Please post your comments/questions on the blogs above. If you want to contact either Dr. Vedda or Dr. Spudis, you can do so through me.
Dr. Jason Cassibry, Tuesday, 10-9-12 October 10, 2012Posted by The Space Show in Uncategorized.
Tags: aerospace engineering, Alpha Centauri, boron, Cassini, Dr. Jason Cassibry, fusion energy, fusion propulsion, HE3, INSITU Resource Utilization, interstellar space flight, ISP, ITER, LEO, lithium deuteride fusion fuel, magnetic nozzle, Mars Missions, nuclear fear, nuclear propulsion, public policy, public science funding., thrust, Vasimr, Voyager mission, Z-Pinch
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Dr. Jason Cassibry, Tuesday, 10-9-12
Guest: Dr. Jason Cassibry. Topics: A technical description and the potential of fusion propulsion. You are invited to comment, ask questions, and discuss the Space Show program/guest(s) on the Space Show blog, http://thespaceshow.wordpress.com. Comments, questions, and any discussion must be relevant and applicable to Space Show programming. Transcripts of Space Show programs are not permitted without prior written consent from The Space Show (even if for personal use) & are a violation of the Space Show copyright. We welcomed Dr. Jason Cassibry to the program to guide us in our discussion of the potential for fusion propulsion. At times, this was a very technical discussion. To assist in following it, I have uploaded to the blog his published paper delivered at the AIAA Joint Propulsion Conference, “The Case and Development Path for Fusion Propulsion.” In addition, below are the URLs for several articles on fusion propulsion that Dr. Cassibry shared with us: www.uah.edu/news/items/10-research/2501-slapshot-to-deep-space#.UDrKn-iPVuY;
www.popularmechanics.com/science/space/rockets/the-big-machine-that-could-lead-to-fusion-powered-spaceships-9450996; http://io9.com/5921673/nuclear-slapshots-could-propel-a-spacecraft-to-mars-in-just-weeks; www.centauri-dreams.org/?p=23442 and http://nextbigfuture.com/2012/10/zpinch-nuclear-fusion-pulse-space.html. Dr. Cassibry started out by providing us with a working definition of fusion propulsion. We talked about nuclear propulsion as well and the overall state of development for fusion energy. I asked Dr. Cassibry if in their economic projections for fusion propulsion, they considered the political and policy impact on fossil fuel pricing and supply availability. As you will hear, generally such factors are not included in their studies though he concurred with me that such policies can strongly skew the economics one way or the other. Several calls came in on a wide ranging group of associated topics. We talked about the main fusion fuel, lithium deuteride, magnetic nozzles, and the use of a nuclear fission reactor to start the fusion propulsion unit. Z-Pinch technologies were defined and discussed. As the segment drew to a close, I asked about funding sources for this research and we learned that most all of the funding is from public sources.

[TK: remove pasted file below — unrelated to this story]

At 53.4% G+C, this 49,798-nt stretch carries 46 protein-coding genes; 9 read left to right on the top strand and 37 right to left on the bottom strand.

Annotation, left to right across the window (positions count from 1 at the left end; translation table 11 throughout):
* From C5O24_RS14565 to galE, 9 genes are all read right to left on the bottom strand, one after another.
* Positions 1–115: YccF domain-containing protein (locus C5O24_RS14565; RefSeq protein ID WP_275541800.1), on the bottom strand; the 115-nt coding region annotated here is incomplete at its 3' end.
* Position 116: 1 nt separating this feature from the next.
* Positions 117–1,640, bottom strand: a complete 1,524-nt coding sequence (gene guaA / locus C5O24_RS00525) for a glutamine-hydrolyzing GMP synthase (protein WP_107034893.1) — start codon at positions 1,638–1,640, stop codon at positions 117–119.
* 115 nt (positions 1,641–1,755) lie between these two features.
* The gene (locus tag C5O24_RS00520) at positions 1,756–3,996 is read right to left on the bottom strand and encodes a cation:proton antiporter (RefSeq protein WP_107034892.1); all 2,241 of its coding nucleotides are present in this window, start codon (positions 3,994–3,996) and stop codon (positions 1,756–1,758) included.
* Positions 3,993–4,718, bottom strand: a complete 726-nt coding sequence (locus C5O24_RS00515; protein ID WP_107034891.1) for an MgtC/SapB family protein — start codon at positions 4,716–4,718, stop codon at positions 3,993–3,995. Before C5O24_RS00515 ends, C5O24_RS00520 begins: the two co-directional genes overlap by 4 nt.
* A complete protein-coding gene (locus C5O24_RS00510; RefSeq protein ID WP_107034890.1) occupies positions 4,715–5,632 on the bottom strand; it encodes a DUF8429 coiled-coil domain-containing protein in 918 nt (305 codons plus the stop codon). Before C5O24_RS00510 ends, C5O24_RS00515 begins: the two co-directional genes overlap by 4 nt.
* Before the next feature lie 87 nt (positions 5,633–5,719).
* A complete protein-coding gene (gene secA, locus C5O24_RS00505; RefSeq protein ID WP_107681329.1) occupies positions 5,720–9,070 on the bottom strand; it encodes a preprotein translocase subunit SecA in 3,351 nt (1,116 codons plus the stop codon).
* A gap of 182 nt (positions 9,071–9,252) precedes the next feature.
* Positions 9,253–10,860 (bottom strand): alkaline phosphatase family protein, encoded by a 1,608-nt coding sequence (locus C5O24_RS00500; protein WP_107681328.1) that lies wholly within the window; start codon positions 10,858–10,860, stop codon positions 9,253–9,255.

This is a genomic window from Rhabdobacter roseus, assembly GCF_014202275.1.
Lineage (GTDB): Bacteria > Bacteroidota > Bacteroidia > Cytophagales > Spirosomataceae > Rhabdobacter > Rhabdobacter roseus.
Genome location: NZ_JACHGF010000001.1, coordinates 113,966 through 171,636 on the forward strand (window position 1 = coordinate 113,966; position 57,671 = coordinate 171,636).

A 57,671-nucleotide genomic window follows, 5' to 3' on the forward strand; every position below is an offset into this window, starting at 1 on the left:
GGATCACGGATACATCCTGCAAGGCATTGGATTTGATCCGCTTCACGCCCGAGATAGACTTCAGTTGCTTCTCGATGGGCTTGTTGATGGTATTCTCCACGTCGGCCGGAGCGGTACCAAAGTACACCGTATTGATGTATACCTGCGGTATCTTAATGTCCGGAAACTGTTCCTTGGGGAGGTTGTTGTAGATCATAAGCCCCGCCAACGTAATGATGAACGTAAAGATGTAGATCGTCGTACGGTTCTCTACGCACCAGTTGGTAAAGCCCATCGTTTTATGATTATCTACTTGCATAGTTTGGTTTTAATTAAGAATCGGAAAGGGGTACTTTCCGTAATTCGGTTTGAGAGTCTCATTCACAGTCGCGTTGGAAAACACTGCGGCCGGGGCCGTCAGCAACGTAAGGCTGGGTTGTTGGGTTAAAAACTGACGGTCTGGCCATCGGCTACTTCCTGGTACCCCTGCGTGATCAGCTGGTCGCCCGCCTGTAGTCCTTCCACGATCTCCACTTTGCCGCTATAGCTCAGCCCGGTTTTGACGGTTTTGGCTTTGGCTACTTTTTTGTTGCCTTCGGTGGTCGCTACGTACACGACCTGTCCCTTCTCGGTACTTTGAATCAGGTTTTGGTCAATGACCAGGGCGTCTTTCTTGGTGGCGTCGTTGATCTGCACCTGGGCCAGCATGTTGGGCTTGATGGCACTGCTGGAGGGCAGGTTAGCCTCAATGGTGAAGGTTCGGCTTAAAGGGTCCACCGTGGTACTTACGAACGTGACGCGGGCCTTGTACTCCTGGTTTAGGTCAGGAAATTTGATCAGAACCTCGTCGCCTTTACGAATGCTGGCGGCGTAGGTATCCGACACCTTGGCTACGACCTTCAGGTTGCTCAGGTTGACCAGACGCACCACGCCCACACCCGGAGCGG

In our second segment, more listeners called in regarding insitu resource usage, nuclear propulsion to start the fusion unit, and the power consumed for all of this. We talked about using fusion propulsion for a Mars mission and what it did for travel times. Jason also put forth a suggested time line and path to follow to operation in perhaps 25 years, depending on funding. More calls came in with fuel questions, vibration impact, G force acceleration, thrust, and more. Another topic discussed was fusion propulsion for the launch vehicle. We then compared some real mission travel times such as Cassini, Voyager, and New Horizons, asking what the transit times would have been like using fusion propulsion. As we were ending the program, I asked about the students entering aerospace engineering at UAH, both the undergrad and graduate level, plus the gender mix of the students. There appears to be strong demand by the students to study these fields at all levels. In conclusion, Jason suggested that we could look for breakeven with fusion in about ten years, maybe less.
If you have comments/questions, please post them on The Space Show blog. Dr. Cassibry’s faculty page at UAH is www.mae.uah.edu/faculty/cassibry.shtml.